Wednesday, July 29, 2015


I'm totally outraged by the new format and template for online expressions of outrage. 

I just wish that people expressing outrage online over some outrageous thing would express as much (or preferably even more) outrage over another outrageous thing that I believe deserves a greater level of outrage. And I am sighing very deeply as I write this.


Because clearly, outrage is a limited and nonrenewable resource. There is so much to be outraged about right now that: (a) we might run out of the emotion; and (b) we must all constantly, publicly, and vocally organize the many things deserving of our collective outrage into some sort of bizarre outrage hierarchy.

See, it's very important that we assign the proper level of outrage to each outrageous thing. There are many, many outrageous things in the world. But they exist in a very clear, strict, established, objective, and mutually exclusive order which we must all spend a great deal of time and energy untangling.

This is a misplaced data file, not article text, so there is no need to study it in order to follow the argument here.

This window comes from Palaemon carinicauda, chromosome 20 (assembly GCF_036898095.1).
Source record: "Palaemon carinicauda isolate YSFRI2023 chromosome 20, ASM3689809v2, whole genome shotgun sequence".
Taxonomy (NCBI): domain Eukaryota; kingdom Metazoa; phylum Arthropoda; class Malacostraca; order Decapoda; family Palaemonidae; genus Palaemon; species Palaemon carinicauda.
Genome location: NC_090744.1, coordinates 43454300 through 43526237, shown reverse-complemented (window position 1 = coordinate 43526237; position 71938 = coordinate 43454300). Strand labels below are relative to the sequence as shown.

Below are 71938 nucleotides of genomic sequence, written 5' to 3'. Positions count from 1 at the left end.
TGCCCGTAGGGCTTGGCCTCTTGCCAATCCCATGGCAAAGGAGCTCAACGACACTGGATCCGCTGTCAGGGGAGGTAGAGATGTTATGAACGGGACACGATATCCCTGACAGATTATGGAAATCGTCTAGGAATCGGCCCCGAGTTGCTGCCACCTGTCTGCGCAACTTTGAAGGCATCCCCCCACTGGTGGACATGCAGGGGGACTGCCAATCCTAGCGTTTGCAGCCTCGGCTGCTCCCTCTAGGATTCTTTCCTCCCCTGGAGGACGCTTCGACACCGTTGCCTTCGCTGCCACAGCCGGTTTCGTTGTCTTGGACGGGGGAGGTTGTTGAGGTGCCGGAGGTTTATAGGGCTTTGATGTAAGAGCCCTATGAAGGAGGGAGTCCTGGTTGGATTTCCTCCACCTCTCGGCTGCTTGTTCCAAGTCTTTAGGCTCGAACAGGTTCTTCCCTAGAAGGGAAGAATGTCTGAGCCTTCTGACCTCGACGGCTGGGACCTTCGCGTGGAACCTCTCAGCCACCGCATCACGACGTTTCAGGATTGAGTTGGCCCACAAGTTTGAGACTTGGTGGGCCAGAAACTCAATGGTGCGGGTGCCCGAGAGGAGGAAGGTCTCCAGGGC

We also must forcefully convince one another--by any means necessary--that our particular organization of outrage is correct, and that the things we have deemed outrageous should be accorded the exact same level of outrage by others that we ourselves have assigned to that particular thing.

Then and only then can we feel that we showed someone something and taught them an important lesson: The lesson being, "the thing I'm outraged about right now is objectively more outrageous than the thing you are outraged about right now, and I just pointed out this outrage gap to you online in a very smug and clever way that must be tweeted and retweeted and repeated the world over for a minimum of 24 hours."


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